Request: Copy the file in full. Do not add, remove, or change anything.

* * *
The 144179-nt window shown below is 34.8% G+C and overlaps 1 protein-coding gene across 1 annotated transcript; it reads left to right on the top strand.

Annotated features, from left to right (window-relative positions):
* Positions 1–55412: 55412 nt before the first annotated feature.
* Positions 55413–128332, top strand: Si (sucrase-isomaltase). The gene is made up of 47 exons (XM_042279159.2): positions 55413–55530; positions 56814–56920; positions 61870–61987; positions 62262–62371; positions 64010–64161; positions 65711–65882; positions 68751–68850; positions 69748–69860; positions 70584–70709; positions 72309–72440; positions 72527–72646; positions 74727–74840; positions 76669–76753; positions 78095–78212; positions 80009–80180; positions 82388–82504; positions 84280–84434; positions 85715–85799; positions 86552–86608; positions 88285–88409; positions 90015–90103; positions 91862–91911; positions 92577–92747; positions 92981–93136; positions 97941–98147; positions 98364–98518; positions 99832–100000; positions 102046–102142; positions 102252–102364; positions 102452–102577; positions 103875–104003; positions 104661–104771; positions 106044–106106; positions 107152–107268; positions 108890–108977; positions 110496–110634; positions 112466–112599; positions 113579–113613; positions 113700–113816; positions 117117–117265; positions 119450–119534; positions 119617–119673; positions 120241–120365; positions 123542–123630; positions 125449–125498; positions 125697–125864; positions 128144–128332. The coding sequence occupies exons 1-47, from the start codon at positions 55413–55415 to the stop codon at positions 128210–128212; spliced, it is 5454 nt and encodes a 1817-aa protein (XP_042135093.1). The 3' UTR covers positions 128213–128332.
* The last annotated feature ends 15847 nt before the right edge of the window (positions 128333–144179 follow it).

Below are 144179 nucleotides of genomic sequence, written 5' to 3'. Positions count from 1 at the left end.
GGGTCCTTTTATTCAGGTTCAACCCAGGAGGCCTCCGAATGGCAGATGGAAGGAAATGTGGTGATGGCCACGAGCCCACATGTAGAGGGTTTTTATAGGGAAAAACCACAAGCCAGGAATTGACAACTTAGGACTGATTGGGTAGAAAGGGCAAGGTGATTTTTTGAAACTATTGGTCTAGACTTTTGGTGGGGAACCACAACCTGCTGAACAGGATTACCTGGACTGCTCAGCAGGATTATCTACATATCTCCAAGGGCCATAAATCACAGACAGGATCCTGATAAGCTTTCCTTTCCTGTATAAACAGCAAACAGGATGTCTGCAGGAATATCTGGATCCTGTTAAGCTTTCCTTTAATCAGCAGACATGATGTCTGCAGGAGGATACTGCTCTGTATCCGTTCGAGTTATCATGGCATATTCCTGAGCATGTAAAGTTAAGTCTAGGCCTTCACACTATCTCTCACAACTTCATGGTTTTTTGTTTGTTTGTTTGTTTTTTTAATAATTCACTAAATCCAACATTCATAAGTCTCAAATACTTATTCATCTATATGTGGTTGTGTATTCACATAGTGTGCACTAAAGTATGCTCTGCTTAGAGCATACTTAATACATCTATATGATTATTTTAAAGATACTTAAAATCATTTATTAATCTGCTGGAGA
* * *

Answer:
The 144179-nt window shown below is 34.8% G+C and overlaps 1 protein-coding gene across 1 annotated transcript; it reads left to right on the top strand.

Annotated features, from left to right (window-relative positions):
* Positions 1–55412: 55412 nt before the first annotated feature.
* Positions 55413–128332, top strand: Si (sucrase-isomaltase). The gene is made up of 47 exons (XM_042279159.2): positions 55413–55530; positions 56814–56920; positions 61870–61987; positions 62262–62371; positions 64010–64161; positions 65711–65882; positions 68751–68850; positions 69748–69860; positions 70584–70709; positions 72309–72440; positions 72527–72646; positions 74727–74840; positions 76669–76753; positions 78095–78212; positions 80009–80180; positions 82388–82504; positions 84280–84434; positions 85715–85799; positions 86552–86608; positions 88285–88409; positions 90015–90103; positions 91862–91911; positions 92577–92747; positions 92981–93136; positions 97941–98147; positions 98364–98518; positions 99832–100000; positions 102046–102142; positions 102252–102364; positions 102452–102577; positions 103875–104003; positions 104661–104771; positions 106044–106106; positions 107152–107268; positions 108890–108977; positions 110496–110634; positions 112466–112599; positions 113579–113613; positions 113700–113816; positions 117117–117265; positions 119450–119534; positions 119617–119673; positions 120241–120365; positions 123542–123630; positions 125449–125498; positions 125697–125864; positions 128144–128332. The coding sequence occupies exons 1-47, from the start codon at positions 55413–55415 to the stop codon at positions 128210–128212; spliced, it is 5454 nt and encodes a 1817-aa protein (XP_042135093.1). The 3' UTR covers positions 128213–128332.
* The last annotated feature ends 15847 nt before the right edge of the window (positions 128333–144179 follow it).

Below are 144179 nucleotides of genomic sequence, written 5' to 3'. Positions count from 1 at the left end.
GGGTCCTTTTATTCAGGTTCAACCCAGGAGGCCTCCGAATGGCAGATGGAAGGAAATGTGGTGATGGCCACGAGCCCACATGTAGAGGGTTTTTATAGGGAAAAACCACAAGCCAGGAATTGACAACTTAGGACTGATTGGGTAGAAAGGGCAAGGTGATTTTTTGAAACTATTGGTCTAGACTTTTGGTGGGGAACCACAACCTGCTGAACAGGATTACCTGGACTGCTCAGCAGGATTATCTACATATCTCCAAGGGCCATAAATCACAGACAGGATCCTGATAAGCTTTCCTTTCCTGTATAAACAGCAAACAGGATGTCTGCAGGAATATCTGGATCCTGTTAAGCTTTCCTTTAATCAGCAGACATGATGTCTGCAGGAGGATACTGCTCTGTATCCGTTCGAGTTATCATGGCATATTCCTGAGCATGTAAAGTTAAGTCTAGGCCTTCACACTATCTCTCACAACTTCATGGTTTTTTGTTTGTTTGTTTGTTTTTTTAATAATTCACTAAATCCAACATTCATAAGTCTCAAATACTTATTCATCTATATGTGGTTGTGTATTCACATAGTGTGCACTAAAGTATGCTCTGCTTAGAGCATACTTAATACATCTATATGATTATTTTAAAGATACTTAAAATCATTTATTAATCTGCTGGAGA